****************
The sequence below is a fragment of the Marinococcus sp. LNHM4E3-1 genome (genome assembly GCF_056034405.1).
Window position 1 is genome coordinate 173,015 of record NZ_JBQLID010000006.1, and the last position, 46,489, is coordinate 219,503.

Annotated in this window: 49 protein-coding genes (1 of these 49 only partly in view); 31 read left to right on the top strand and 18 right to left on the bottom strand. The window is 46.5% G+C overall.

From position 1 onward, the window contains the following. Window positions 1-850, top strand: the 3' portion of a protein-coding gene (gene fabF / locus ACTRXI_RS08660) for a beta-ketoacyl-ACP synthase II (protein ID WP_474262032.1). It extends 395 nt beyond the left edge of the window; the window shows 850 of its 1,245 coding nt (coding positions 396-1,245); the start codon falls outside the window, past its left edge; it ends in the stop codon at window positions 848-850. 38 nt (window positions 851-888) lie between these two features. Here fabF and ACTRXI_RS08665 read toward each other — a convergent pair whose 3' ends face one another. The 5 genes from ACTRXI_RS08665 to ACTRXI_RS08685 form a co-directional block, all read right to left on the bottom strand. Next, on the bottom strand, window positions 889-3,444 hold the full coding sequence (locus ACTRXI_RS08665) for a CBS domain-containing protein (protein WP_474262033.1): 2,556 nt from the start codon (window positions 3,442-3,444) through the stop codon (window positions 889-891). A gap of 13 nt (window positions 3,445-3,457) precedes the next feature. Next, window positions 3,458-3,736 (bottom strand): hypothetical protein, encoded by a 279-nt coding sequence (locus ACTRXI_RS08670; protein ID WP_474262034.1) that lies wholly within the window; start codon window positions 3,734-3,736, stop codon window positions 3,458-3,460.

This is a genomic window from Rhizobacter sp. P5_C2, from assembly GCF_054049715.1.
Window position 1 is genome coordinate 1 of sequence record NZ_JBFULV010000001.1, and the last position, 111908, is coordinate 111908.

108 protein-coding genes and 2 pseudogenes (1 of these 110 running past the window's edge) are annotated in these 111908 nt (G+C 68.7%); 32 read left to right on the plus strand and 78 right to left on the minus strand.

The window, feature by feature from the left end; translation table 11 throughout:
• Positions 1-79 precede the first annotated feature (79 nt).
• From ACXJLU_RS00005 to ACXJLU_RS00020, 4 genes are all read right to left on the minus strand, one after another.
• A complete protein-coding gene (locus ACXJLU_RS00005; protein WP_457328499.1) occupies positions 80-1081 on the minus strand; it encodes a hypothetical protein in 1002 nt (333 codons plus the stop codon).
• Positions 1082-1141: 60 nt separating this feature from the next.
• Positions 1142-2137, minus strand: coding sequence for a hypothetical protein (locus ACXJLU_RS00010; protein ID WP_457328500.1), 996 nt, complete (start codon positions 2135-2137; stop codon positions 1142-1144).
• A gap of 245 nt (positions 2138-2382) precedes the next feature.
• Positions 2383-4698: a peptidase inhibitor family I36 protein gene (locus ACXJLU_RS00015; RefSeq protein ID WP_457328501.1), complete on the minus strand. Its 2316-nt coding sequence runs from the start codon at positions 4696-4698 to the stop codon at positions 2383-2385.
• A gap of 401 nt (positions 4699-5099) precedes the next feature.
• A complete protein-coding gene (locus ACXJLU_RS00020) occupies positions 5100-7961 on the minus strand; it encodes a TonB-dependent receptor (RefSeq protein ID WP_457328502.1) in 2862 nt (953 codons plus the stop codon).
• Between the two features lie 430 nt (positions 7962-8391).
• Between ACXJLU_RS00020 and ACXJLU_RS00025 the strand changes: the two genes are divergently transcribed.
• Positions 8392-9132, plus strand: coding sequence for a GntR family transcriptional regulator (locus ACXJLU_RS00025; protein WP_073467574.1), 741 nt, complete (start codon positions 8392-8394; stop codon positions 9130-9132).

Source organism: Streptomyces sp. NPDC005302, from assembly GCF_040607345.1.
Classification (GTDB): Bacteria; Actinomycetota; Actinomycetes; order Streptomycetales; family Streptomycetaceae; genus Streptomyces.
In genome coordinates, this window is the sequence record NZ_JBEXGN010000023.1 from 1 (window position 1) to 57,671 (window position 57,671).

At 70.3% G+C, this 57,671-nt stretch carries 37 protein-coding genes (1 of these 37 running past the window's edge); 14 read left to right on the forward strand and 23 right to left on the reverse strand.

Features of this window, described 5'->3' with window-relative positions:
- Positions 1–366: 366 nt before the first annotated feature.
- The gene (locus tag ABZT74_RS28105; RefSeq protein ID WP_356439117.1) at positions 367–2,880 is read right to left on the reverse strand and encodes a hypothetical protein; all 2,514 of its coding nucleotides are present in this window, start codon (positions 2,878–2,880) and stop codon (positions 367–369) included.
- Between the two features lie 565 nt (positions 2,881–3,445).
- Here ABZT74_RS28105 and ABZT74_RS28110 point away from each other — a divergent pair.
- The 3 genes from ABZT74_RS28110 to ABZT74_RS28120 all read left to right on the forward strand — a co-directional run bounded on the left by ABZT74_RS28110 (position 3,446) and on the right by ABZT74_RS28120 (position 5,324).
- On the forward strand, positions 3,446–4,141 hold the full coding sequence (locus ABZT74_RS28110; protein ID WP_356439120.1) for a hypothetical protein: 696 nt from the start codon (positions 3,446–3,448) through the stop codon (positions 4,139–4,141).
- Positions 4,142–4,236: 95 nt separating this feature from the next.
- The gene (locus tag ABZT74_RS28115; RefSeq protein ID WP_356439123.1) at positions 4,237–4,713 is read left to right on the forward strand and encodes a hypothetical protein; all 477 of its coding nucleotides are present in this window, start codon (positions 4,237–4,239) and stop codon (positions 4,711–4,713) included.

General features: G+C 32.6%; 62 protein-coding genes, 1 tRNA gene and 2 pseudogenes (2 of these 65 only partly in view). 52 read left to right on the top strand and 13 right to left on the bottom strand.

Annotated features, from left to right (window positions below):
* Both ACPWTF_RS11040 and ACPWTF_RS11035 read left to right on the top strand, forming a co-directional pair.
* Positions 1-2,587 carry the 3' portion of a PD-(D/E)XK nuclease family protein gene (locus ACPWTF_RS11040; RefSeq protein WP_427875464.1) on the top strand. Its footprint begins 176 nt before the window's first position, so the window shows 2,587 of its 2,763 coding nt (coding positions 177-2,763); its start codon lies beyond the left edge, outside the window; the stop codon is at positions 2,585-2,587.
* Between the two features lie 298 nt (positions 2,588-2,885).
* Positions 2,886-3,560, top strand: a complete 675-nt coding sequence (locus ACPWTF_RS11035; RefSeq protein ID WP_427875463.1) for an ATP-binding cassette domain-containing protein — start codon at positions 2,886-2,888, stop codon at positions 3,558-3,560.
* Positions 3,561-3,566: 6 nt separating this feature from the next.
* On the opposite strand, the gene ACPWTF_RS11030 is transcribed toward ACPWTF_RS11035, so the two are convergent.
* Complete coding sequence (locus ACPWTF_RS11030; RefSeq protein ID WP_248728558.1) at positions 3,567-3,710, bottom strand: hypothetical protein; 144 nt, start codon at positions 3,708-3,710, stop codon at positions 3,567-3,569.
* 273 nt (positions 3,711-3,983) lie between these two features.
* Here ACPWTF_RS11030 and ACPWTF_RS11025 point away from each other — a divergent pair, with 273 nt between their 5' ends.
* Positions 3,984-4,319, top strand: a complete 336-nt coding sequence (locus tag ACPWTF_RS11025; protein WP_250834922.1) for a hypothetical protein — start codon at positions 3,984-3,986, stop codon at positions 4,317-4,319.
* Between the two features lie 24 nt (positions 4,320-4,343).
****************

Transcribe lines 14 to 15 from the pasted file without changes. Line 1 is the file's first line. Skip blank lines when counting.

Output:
• A gap of 245 nt (positions 2138-2382) precedes the next feature.
• Positions 2383-4698: a peptidase inhibitor family I36 protein gene (locus ACXJLU_RS00015; RefSeq protein ID WP_457328501.1), complete on the minus strand. Its 2316-nt coding sequence runs from the start codon at positions 4696-4698 to the stop codon at positions 2383-2385.